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VINTAGRAPH • WPA • WWII • ROSES BY VINCENT VAN GOGH, 1890

Princess Unplugged: 1950

Princess Unplugged: 1950

New Zealand circa 1950s. "Model with wringer washing machine." I am Woman, see me Wash. Photo by Gordon Burt Studio. View full size.

 

Colour of the tub

I remember seeing machines like this in the second-hand shops and the colour always seemed to be middle-of-the-range green. Not dark green or pale green but somewhere in the middle.

That's settled

Now that the plug explanation has been crowd-sourced, what color would that magnificent contraption be? It predates the fad for avocado or harvest gold appliances, but even in grey scale, it's pretty clear that the tub is not "refrigerator white."

Why bother

We owned one of these dang things when I was a kid, my mom didn't need a plug on hers either because it was easier to go to the laundromat!

Plugless Princess

Lack of standardization of international electrical socket configurations and standards at the time led some manufacturers to ship their machines without plugs. It was the responsibility of the local installing dealer to provide a compatible one, be it with round pins, parallel or non-parallel flat blades, polarized or whatever. Also, jumpers in a junction box inside the machine often had to be changed to match local line voltages or 120 or 220 and frequencies of 25, 50 or 60 Hz. Not having a plug on the machine was an attempt to insure it would get properly setup by someone who knew what they were doing (although it didn't stop resourceful 10 year old boys from taking a lot of things for pre-installotion test drives).

Mom's warning

I can still remember my mother telling me in no uncertain terms not to put my fingers anywhere near the wringer and that was probably 62 years ago.

Plugs might not have been standardized

I seem to recall on an electrician's forum several years ago, that one Australian had dug up some documents showing that their standard plug only dated to 1938 (and it is well-documented to be originally an American design). Australia and New Zealand now share the same electrical standards, but I don't know if this was true in the '50s. Even today, I think many appliances in the UK require the user to install their own plug (witness the Tenth Doctor Who describing Donna Noble as someone who "can't even change a plug").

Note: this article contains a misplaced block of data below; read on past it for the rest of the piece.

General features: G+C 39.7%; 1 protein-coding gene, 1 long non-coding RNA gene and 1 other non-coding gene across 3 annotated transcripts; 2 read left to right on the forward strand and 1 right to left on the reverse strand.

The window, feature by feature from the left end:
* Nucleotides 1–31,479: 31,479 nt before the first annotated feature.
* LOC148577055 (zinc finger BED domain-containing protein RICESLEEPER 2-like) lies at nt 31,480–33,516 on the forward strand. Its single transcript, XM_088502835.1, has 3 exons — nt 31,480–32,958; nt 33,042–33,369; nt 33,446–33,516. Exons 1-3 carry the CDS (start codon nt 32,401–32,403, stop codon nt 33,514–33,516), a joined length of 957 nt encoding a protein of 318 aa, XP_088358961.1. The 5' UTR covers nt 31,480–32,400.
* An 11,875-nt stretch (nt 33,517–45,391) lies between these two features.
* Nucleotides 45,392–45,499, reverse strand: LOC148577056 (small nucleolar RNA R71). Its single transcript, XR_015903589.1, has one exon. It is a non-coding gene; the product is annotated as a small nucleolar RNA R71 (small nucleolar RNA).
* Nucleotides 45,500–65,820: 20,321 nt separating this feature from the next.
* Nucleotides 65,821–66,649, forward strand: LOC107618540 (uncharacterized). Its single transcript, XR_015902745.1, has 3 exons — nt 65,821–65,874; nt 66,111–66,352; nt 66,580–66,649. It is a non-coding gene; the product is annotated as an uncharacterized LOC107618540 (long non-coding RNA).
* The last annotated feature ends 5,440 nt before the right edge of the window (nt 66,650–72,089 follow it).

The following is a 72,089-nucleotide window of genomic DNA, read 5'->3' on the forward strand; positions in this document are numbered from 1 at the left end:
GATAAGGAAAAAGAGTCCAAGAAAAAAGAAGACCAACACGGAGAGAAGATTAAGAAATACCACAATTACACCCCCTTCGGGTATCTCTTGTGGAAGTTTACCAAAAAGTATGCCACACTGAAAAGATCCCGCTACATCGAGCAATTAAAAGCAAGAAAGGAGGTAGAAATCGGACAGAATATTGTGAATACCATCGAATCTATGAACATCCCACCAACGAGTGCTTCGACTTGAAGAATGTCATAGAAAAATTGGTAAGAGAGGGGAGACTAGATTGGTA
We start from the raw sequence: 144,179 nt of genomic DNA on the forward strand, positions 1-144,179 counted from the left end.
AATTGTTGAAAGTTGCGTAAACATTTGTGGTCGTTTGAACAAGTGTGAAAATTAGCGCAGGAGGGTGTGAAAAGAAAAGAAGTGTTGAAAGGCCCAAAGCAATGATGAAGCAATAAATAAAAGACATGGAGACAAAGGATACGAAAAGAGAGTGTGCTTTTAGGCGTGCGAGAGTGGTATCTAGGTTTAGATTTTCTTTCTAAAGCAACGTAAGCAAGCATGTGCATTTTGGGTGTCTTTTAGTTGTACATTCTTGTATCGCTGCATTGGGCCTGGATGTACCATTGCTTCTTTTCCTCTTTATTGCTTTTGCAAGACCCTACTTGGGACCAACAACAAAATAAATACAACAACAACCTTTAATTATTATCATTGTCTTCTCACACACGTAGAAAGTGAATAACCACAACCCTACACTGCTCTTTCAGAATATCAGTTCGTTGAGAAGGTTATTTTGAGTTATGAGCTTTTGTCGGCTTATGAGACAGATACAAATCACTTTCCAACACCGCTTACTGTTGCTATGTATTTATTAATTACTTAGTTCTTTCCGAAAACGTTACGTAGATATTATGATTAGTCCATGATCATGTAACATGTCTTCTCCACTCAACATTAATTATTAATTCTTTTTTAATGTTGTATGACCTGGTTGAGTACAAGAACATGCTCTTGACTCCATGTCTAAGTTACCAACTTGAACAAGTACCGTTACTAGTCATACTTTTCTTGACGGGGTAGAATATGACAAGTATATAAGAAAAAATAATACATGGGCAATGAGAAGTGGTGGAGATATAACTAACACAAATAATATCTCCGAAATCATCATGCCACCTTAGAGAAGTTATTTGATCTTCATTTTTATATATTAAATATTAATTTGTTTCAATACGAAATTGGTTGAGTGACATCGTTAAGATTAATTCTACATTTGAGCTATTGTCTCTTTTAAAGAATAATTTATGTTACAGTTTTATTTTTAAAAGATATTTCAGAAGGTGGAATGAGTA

A benefit of waiting so late is that the need for grounding appliances was already evident. I have a 1930 American book warning of the special hazard of not grounding washing machines, and recommending using a plug that matches today's Australia/New Zealand plug. This advice was not officially sanctioned until 1947, and went mostly unheeded until 1962.

Standards are great, there are so many to choose from

It's just barely possible that sockets and plugs weren't as standardized in 1950s New Zealand as they are today. It may have made sense to ship appliances with no plug, and let the dealer or customer install the right plug to match the customer's house.

An example from another country: The UK officially switched to their current plugs and sockets right after WWII, but the previous standards remained in use. For a while it was *illegal* to sell an appliance wthere ith a plug on the cord - the theory was that if somebody bought an appliance with the wrong plug for their socket, they would just chop the plug off, leaving a plug with a bit of wire sticking out the end. A small child would then find this plug+wire, somehow find a matching socket, plug in the plug+wire, and zap themselves. In theory, anyway. Part of the regular school curriculum was "how to wire a plug".

Brings Back Memories

I remember clearly at the tender age of 4 helping my grandmother with the laundry and getting my arm caught in the wringer. Fortunately, she wasn't too far away and released it before any damage was done. But even to this day my right arm seems a bit flat.